Goldstein took great care in creating L’Intrepido’s fictional wine list, but not in the direction you might imagine. For the reserve list—typically a restaurant’s best, most expensive wines—he chose wines that were particularly bad. The list included 15 wines that Wine Spectator itself had reviewed, using its 100-point scale. On this scale, anything above 90 is at least “outstanding”; above 80 is at least “good.” If a wine gets 75-79 points, Wine Spectator calls it “mediocre.” Anything below 74 is “not recommended.”

So how had the magazine rated the 15 wines Goldstein chose for his reserve list? Their average Wine Spectator rating was a paltry 71. One vintage, according to Wine Spectator, “smells barnyardy and tastes decayed.” Another had “just too much paint thinner and nail varnish character.” A 1995 Cabernet Sauvignon “I Fossaretti,” which scored a lowly 58 points, got this review from Wine Spectator: “Something wrong here … tasted metallic and odd.” On Goldstein’s reserve list, this bottle was priced at 120 euros; the average cost of the 15 bottles was about 180 euros.

How could Goldstein possibly expect that a fake restaurant whose most expensive wines had gotten terrible Wine Spectator reviews would win a Wine Spectator Award of Excellence?

“My hypothesis,” he says, “was that the $250 fee was really the functional part of the application.”

So he sent off the check, the application, and his wine list. Not long after, the answering machine at his fake restaurant in Milan received a real call from Wine Spectator in New York. He had won an Award of Excellence! The magazine also asked “if you might have an interest in publicizing your award with an ad in the upcoming issue.” This led Goldstein to conclude that “the entire awards program was really just an advertising scheme.”

Does that mean, we asked him, that the two of us—who don’t know a thing about running a restaurant—could someday hope to win a Wine Spectator Award of Excellence?

“Yeah,” he said, “if your wines are bad enough.”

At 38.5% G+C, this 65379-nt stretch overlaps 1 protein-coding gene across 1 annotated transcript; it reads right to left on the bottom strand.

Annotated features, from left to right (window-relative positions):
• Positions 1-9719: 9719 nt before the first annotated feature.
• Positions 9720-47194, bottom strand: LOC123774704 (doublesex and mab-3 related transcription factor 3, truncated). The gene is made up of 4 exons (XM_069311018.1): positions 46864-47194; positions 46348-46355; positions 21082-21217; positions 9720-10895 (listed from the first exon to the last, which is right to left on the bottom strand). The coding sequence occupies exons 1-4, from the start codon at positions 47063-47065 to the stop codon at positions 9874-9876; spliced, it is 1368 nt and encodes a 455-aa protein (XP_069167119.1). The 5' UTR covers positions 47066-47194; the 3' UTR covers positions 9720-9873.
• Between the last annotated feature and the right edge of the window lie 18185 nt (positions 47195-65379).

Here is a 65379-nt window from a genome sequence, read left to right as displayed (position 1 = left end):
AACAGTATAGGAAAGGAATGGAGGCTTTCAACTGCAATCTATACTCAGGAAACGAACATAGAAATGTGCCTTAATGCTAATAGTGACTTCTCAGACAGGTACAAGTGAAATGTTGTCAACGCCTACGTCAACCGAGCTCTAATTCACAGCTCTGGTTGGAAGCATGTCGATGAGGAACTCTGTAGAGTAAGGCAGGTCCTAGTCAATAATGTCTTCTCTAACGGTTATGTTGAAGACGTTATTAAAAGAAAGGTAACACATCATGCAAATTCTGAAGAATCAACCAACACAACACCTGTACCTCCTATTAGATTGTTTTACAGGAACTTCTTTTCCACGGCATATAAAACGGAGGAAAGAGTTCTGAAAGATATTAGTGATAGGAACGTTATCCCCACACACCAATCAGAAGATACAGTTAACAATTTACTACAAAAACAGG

Maybe, you are thinking, it is obvious that “awards” like this are to some degree just a marketing stunt. Maybe it was also obvious to you that more expensive wines don’t necessarily taste better or that a lot of advertising money is wasted.

But a lot of obvious ideas are only obvious after the fact—after someone has taken the time and effort to investigate them, to prove them right (or wrong). The impulse to investigate can only be set free if you stop pretending to know answers that you don’t. Because the incentives to pretend are so strong, this may require some bravery on your part.

Remember those British schoolchildren who made up answers about Mary’s trip to the seashore? The researchers who ran that experiment did a follow-up study, called “Helping Children Correctly Say ‘I Don’t Know’ to Unanswerable Questions.” Once again, the children were asked a series of questions; but in this case, they were explicitly told to say “I don’t know” if a question was unanswerable. The happy news is that the children were wildly successful at saying “I don’t know” when appropriate, while still getting the other questions right.

Let us all take encouragement from the kids’ progress. The next time you run into a question that you can only pretend to answer, go ahead and say “I don’t know”—and then follow up, certainly, with “but maybe I can find out.” And work as hard as you can to do that. You may be surprised by how receptive people are to your confession, especially when you come through with the real answer a day or a week later.

But even if this goes poorly—if your boss sneers at your ignorance or you can’t figure out the answer no matter how hard you try—there is another, more strategic benefit to occasionally saying “I don’t know.” Let’s say you’ve already done that on a few occasions. The next time you’re in a real jam, facing an important question that you just can’t answer, go ahead and make up something—and everyone will believe you, because you’re the guy who all those other times was crazy enough to admit you didn’t know the answer.

After all, just because you’re at the office is no reason to stop thinking.